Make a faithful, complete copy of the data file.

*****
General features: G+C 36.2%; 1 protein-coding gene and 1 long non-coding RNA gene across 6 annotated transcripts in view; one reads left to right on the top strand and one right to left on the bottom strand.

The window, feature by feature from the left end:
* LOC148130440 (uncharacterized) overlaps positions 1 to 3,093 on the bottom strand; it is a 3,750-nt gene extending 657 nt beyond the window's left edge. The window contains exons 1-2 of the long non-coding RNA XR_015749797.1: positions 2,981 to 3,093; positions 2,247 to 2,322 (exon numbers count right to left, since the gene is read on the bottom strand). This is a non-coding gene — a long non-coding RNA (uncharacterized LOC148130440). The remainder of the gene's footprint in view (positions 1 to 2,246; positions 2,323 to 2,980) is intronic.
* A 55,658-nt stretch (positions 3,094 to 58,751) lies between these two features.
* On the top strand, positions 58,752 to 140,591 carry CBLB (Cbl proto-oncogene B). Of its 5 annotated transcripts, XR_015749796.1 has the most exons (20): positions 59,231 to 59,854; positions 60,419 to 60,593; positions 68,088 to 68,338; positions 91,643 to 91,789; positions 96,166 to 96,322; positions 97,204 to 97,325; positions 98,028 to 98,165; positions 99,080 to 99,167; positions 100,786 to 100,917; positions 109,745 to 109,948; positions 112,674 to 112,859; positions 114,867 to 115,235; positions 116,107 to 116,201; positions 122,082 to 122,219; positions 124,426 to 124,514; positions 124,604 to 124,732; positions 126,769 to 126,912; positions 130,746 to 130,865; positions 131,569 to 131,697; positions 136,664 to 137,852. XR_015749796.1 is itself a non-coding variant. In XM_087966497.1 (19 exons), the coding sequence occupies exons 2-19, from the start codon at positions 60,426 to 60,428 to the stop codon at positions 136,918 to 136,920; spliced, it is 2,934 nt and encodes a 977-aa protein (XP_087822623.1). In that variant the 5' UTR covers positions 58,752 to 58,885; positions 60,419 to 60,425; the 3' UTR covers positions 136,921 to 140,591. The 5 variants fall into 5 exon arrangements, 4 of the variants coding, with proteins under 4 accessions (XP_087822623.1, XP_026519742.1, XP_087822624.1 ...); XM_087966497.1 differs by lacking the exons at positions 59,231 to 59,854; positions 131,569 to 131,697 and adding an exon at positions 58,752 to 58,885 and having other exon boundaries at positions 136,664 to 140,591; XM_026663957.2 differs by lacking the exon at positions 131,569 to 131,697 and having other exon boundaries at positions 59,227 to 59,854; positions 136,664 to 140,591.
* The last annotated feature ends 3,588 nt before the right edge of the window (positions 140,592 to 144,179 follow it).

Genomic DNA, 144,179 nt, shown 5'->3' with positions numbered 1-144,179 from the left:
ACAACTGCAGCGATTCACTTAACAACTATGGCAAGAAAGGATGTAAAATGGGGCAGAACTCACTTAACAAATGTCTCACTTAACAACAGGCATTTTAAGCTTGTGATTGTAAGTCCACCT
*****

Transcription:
General features: G+C 36.2%; 1 protein-coding gene and 1 long non-coding RNA gene across 6 annotated transcripts in view; one reads left to right on the top strand and one right to left on the bottom strand.

The window, feature by feature from the left end:
* LOC148130440 (uncharacterized) overlaps positions 1 to 3,093 on the bottom strand; it is a 3,750-nt gene extending 657 nt beyond the window's left edge. The window contains exons 1-2 of the long non-coding RNA XR_015749797.1: positions 2,981 to 3,093; positions 2,247 to 2,322 (exon numbers count right to left, since the gene is read on the bottom strand). This is a non-coding gene — a long non-coding RNA (uncharacterized LOC148130440). The remainder of the gene's footprint in view (positions 1 to 2,246; positions 2,323 to 2,980) is intronic.
* A 55,658-nt stretch (positions 3,094 to 58,751) lies between these two features.
* On the top strand, positions 58,752 to 140,591 carry CBLB (Cbl proto-oncogene B). Of its 5 annotated transcripts, XR_015749796.1 has the most exons (20): positions 59,231 to 59,854; positions 60,419 to 60,593; positions 68,088 to 68,338; positions 91,643 to 91,789; positions 96,166 to 96,322; positions 97,204 to 97,325; positions 98,028 to 98,165; positions 99,080 to 99,167; positions 100,786 to 100,917; positions 109,745 to 109,948; positions 112,674 to 112,859; positions 114,867 to 115,235; positions 116,107 to 116,201; positions 122,082 to 122,219; positions 124,426 to 124,514; positions 124,604 to 124,732; positions 126,769 to 126,912; positions 130,746 to 130,865; positions 131,569 to 131,697; positions 136,664 to 137,852. XR_015749796.1 is itself a non-coding variant. In XM_087966497.1 (19 exons), the coding sequence occupies exons 2-19, from the start codon at positions 60,426 to 60,428 to the stop codon at positions 136,918 to 136,920; spliced, it is 2,934 nt and encodes a 977-aa protein (XP_087822623.1). In that variant the 5' UTR covers positions 58,752 to 58,885; positions 60,419 to 60,425; the 3' UTR covers positions 136,921 to 140,591. The 5 variants fall into 5 exon arrangements, 4 of the variants coding, with proteins under 4 accessions (XP_087822623.1, XP_026519742.1, XP_087822624.1 ...); XM_087966497.1 differs by lacking the exons at positions 59,231 to 59,854; positions 131,569 to 131,697 and adding an exon at positions 58,752 to 58,885 and having other exon boundaries at positions 136,664 to 140,591; XM_026663957.2 differs by lacking the exon at positions 131,569 to 131,697 and having other exon boundaries at positions 59,227 to 59,854; positions 136,664 to 140,591.
* The last annotated feature ends 3,588 nt before the right edge of the window (positions 140,592 to 144,179 follow it).

Genomic DNA, 144,179 nt, shown 5'->3' with positions numbered 1-144,179 from the left:
ACAACTGCAGCGATTCACTTAACAACTATGGCAAGAAAGGATGTAAAATGGGGCAGAACTCACTTAACAAATGTCTCACTTAACAACAGGCATTTTAAGCTTGTGATTGTAAGTCCACCT